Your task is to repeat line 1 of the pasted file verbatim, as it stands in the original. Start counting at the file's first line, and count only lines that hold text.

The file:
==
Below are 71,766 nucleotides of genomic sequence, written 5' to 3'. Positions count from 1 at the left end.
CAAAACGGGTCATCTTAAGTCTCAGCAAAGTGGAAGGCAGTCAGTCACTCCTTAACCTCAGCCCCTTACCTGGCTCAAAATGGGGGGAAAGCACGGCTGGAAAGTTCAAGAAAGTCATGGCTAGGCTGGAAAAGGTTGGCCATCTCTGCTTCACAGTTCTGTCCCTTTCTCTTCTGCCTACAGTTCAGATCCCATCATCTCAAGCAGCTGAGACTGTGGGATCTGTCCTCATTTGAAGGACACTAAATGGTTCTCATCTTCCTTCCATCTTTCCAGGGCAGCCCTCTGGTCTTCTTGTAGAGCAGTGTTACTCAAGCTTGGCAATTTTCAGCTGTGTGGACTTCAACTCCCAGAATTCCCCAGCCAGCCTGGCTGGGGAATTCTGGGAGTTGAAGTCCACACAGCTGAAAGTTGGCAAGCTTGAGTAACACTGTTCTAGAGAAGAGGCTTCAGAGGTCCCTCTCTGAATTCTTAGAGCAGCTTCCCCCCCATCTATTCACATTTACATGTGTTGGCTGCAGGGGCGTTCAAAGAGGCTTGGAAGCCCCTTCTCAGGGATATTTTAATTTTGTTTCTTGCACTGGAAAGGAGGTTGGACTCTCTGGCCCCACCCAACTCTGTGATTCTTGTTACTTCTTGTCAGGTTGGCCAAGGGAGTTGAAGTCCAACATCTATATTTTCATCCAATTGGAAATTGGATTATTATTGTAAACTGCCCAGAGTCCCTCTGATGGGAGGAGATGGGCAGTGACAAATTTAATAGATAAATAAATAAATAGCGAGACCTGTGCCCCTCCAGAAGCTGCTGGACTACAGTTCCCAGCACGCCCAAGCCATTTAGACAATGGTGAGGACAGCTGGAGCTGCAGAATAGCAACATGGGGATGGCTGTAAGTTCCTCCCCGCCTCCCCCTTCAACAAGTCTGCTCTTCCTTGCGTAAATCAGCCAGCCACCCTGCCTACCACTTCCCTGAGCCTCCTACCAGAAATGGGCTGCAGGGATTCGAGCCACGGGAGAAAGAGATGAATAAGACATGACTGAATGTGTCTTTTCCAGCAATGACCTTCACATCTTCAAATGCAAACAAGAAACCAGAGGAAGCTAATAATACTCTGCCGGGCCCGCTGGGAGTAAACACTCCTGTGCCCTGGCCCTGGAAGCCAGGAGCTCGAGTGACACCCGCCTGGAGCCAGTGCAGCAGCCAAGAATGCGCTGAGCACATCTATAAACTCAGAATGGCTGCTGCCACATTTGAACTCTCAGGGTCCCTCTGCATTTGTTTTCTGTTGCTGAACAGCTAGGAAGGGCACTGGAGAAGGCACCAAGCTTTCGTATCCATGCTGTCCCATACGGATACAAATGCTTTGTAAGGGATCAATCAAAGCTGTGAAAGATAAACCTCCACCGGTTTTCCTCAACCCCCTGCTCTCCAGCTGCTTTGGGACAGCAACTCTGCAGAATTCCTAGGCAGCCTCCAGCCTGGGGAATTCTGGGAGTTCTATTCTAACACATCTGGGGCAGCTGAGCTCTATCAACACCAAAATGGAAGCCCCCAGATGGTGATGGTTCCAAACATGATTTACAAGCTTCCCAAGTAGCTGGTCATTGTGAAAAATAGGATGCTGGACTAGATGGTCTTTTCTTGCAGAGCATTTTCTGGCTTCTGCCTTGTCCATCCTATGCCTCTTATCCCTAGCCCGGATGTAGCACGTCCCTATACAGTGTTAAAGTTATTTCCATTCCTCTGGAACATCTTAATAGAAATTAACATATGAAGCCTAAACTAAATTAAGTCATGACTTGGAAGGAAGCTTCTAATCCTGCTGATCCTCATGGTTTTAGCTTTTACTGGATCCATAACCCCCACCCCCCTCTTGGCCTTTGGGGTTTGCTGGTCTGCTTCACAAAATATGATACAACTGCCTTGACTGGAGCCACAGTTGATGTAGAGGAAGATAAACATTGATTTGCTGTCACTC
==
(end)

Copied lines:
Below are 71,766 nucleotides of genomic sequence, written 5' to 3'. Positions count from 1 at the left end.